September 17, 1999


An Empire of Slaves — California Prisons Still Out of Bounds For Media

By Michael Kroll
PACIFIC NEWS SERVICE

SACRAMENTO — By vetoing a bill which would have given the media the right to interview prisoners in private, California Governor Gray Davis has again underscored this state's reputation as one of the largest slave-holding empires in the world. Other than our immense prison population, no class of Americans could be prevented from talking to the press about real or imagined abuses. And no other class of Americans remain enslaved by constitutional mandate. The post-Civil War 13th Amendment abolished slavery in America — except as a punishment for crime.

"The purpose of incarceration is punishment," Davis said, rubber stamping the policy set in place by his Republican predecessor Pete Wilson. According to the governor's spokesperson, Michael Bustamante, Davis worried that allowing prisoners to be interviewed by the press "didn't allow for balanced reporting." Which leaves the Department of Corrections in the cat bird's seat as far as what information the public can "safely" be allowed to know.

But the slave-holding public is not clamoring to know what its hired guns are doing to the nearly 200,000 Californians, mostly black and Latino, locked behind steel doors surrounded by barred gates and razor-ribbon. Nor is there much interest in how the $4 billion dollar budget, growing by leaps and bounds every year, is being spent. What is the governor trying to hide — and from whom? Even with the ban, a few courageous reporters have per-servered to uncover official abuses that rival the crimes of even the most famous of prisoners, like Charles Manson or Richard Allen Davis (whose crimes — and not the media — made them famous).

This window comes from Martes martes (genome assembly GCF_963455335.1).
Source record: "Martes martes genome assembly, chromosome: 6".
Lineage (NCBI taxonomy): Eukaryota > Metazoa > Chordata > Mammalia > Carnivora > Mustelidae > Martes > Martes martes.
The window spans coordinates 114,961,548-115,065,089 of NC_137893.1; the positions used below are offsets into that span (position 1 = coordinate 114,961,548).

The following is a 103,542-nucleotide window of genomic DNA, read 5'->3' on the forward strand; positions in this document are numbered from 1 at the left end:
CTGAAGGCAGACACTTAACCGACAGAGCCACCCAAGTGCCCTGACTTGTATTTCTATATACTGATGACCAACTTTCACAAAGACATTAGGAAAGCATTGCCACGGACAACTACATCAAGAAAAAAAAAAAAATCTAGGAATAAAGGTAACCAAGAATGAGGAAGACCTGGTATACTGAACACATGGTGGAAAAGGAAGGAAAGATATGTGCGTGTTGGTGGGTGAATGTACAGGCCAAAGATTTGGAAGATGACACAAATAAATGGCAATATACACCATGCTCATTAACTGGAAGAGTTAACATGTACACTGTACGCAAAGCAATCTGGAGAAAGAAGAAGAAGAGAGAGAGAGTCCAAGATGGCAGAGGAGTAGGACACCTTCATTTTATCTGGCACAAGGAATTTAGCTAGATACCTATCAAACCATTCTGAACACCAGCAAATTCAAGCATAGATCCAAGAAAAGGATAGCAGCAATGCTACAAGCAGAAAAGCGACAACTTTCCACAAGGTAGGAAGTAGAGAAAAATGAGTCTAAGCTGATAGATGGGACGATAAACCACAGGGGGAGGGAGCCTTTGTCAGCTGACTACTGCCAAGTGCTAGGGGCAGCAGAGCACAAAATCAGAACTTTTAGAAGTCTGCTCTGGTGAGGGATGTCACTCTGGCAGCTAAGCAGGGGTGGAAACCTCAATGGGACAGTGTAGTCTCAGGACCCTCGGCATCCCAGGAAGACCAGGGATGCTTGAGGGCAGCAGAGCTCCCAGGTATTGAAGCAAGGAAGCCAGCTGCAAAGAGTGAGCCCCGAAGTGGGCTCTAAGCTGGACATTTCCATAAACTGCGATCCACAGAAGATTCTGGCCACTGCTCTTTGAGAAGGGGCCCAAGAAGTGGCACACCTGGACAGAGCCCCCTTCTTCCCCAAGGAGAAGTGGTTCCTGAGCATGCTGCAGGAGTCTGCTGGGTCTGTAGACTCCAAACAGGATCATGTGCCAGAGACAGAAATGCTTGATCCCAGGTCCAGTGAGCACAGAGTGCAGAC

* In the state's super maximum prison at Pelican Bay, guards dipped a mentally ill prisoner into boiling water to stop his rantings, nearly killing him and causing 3rd degree burns all over his body;

* At Corcoran State Prison, rival gang members were set up like "Gladiators" to have fist fights on tiny, enclosed prison yards so that they could be shot (some to death) by unseen guards in overhead catwalks who were betting on the outcome;

* In San Quentin's Adjustment Center, a schizophrenic prisoner was killed by guards "extracting" him from his cell while he screamed, "They're coming to kill me!"

These are but a very few of the abuses uncovered even in the face of the media ban now in effect in California. Under the Governor's no-interview policy, none of these prisoners, nor any prisoners who witnessed these events, has a right to talk to the press unfettered by eavesdropping guards — the very guards who perpetrated the atrocities they want to reveal.

One can only wonder — and shudder — at the number and depravity of such abuses that might be uncovered if the press were free to do its job.

But that, of course, is precisely what the Governor's media ban is designed to prevent. After all, what we don't know about our slaves can't hurt us — or the political class that depends on our votes. And slaves don't vote.

Michael Kroll is former director of the Death Penalty Information Center in Washington, DC and has written on prison issues for two decades.

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